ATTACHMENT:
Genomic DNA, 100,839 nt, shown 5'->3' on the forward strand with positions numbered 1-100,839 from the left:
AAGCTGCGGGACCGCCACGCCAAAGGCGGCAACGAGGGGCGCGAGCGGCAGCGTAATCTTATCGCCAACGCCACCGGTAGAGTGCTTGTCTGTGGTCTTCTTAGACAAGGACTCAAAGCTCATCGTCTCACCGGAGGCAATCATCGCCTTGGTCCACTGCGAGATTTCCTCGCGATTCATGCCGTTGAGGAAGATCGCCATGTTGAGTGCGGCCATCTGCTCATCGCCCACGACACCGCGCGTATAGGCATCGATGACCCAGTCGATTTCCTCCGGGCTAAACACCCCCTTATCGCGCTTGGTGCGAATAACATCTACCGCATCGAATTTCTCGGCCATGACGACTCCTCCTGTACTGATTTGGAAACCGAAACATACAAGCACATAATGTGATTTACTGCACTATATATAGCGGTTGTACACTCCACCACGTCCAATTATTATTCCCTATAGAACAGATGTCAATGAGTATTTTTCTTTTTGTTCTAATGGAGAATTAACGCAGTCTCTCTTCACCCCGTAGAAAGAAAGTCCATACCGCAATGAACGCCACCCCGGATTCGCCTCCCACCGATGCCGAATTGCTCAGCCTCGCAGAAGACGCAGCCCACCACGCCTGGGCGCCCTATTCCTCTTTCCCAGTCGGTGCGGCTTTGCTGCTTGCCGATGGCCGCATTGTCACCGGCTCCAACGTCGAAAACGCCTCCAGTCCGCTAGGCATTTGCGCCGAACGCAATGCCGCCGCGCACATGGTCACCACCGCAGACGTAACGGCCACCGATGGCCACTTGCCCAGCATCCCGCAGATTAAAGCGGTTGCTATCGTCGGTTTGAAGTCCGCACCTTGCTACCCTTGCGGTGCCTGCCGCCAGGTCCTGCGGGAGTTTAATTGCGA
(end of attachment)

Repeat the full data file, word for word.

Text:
Genomic DNA, 100,839 nt, shown 5'->3' on the forward strand with positions numbered 1-100,839 from the left:
AAGCTGCGGGACCGCCACGCCAAAGGCGGCAACGAGGGGCGCGAGCGGCAGCGTAATCTTATCGCCAACGCCACCGGTAGAGTGCTTGTCTGTGGTCTTCTTAGACAAGGACTCAAAGCTCATCGTCTCACCGGAGGCAATCATCGCCTTGGTCCACTGCGAGATTTCCTCGCGATTCATGCCGTTGAGGAAGATCGCCATGTTGAGTGCGGCCATCTGCTCATCGCCCACGACACCGCGCGTATAGGCATCGATGACCCAGTCGATTTCCTCCGGGCTAAACACCCCCTTATCGCGCTTGGTGCGAATAACATCTACCGCATCGAATTTCTCGGCCATGACGACTCCTCCTGTACTGATTTGGAAACCGAAACATACAAGCACATAATGTGATTTACTGCACTATATATAGCGGTTGTACACTCCACCACGTCCAATTATTATTCCCTATAGAACAGATGTCAATGAGTATTTTTCTTTTTGTTCTAATGGAGAATTAACGCAGTCTCTCTTCACCCCGTAGAAAGAAAGTCCATACCGCAATGAACGCCACCCCGGATTCGCCTCCCACCGATGCCGAATTGCTCAGCCTCGCAGAAGACGCAGCCCACCACGCCTGGGCGCCCTATTCCTCTTTCCCAGTCGGTGCGGCTTTGCTGCTTGCCGATGGCCGCATTGTCACCGGCTCCAACGTCGAAAACGCCTCCAGTCCGCTAGGCATTTGCGCCGAACGCAATGCCGCCGCGCACATGGTCACCACCGCAGACGTAACGGCCACCGATGGCCACTTGCCCAGCATCCCGCAGATTAAAGCGGTTGCTATCGTCGGTTTGAAGTCCGCACCTTGCTACCCTTGCGGTGCCTGCCGCCAGGTCCTGCGGGAGTTTAATTGCGA